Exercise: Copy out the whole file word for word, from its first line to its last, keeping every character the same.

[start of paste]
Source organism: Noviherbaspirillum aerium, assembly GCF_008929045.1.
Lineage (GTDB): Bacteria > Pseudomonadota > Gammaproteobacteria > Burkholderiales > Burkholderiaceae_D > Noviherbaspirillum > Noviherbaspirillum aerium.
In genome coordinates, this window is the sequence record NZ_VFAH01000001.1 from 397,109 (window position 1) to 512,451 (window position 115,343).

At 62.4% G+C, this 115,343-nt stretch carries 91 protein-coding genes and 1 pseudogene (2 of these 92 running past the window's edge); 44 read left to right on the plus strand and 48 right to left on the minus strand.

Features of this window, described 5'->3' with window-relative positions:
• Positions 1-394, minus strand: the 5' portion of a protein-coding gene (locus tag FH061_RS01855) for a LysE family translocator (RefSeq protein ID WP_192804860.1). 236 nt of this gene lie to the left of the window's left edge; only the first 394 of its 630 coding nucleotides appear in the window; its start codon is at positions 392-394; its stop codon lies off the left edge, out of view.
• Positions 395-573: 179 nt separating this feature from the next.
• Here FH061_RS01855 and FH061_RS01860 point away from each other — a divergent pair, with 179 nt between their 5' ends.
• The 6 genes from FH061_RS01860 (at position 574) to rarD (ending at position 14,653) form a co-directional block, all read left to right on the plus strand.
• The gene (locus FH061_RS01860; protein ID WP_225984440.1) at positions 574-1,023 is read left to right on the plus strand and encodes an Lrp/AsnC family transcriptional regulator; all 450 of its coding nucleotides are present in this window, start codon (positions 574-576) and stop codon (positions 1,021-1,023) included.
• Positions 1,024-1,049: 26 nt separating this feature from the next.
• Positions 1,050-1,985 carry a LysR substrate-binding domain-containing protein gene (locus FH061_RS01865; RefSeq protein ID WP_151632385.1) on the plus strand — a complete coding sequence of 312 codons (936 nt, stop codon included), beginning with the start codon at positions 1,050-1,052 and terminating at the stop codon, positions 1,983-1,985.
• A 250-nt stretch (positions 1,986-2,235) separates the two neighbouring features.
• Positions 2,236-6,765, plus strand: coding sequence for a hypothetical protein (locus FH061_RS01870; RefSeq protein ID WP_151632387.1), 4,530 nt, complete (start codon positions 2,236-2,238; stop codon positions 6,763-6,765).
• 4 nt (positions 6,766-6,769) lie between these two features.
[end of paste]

Source organism: Noviherbaspirillum aerium, assembly GCF_008929045.1.
Lineage (GTDB): Bacteria > Pseudomonadota > Gammaproteobacteria > Burkholderiales > Burkholderiaceae_D > Noviherbaspirillum > Noviherbaspirillum aerium.
In genome coordinates, this window is the sequence record NZ_VFAH01000001.1 from 397,109 (window position 1) to 512,451 (window position 115,343).

At 62.4% G+C, this 115,343-nt stretch carries 91 protein-coding genes and 1 pseudogene (2 of these 92 running past the window's edge); 44 read left to right on the plus strand and 48 right to left on the minus strand.

Features of this window, described 5'->3' with window-relative positions:
• Positions 1-394, minus strand: the 5' portion of a protein-coding gene (locus tag FH061_RS01855) for a LysE family translocator (RefSeq protein ID WP_192804860.1). 236 nt of this gene lie to the left of the window's left edge; only the first 394 of its 630 coding nucleotides appear in the window; its start codon is at positions 392-394; its stop codon lies off the left edge, out of view.
• Positions 395-573: 179 nt separating this feature from the next.
• Here FH061_RS01855 and FH061_RS01860 point away from each other — a divergent pair, with 179 nt between their 5' ends.
• The 6 genes from FH061_RS01860 (at position 574) to rarD (ending at position 14,653) form a co-directional block, all read left to right on the plus strand.
• The gene (locus FH061_RS01860; protein ID WP_225984440.1) at positions 574-1,023 is read left to right on the plus strand and encodes an Lrp/AsnC family transcriptional regulator; all 450 of its coding nucleotides are present in this window, start codon (positions 574-576) and stop codon (positions 1,021-1,023) included.
• Positions 1,024-1,049: 26 nt separating this feature from the next.
• Positions 1,050-1,985 carry a LysR substrate-binding domain-containing protein gene (locus FH061_RS01865; RefSeq protein ID WP_151632385.1) on the plus strand — a complete coding sequence of 312 codons (936 nt, stop codon included), beginning with the start codon at positions 1,050-1,052 and terminating at the stop codon, positions 1,983-1,985.
• A 250-nt stretch (positions 1,986-2,235) separates the two neighbouring features.
• Positions 2,236-6,765, plus strand: coding sequence for a hypothetical protein (locus FH061_RS01870; RefSeq protein ID WP_151632387.1), 4,530 nt, complete (start codon positions 2,236-2,238; stop codon positions 6,763-6,765).
• 4 nt (positions 6,766-6,769) lie between these two features.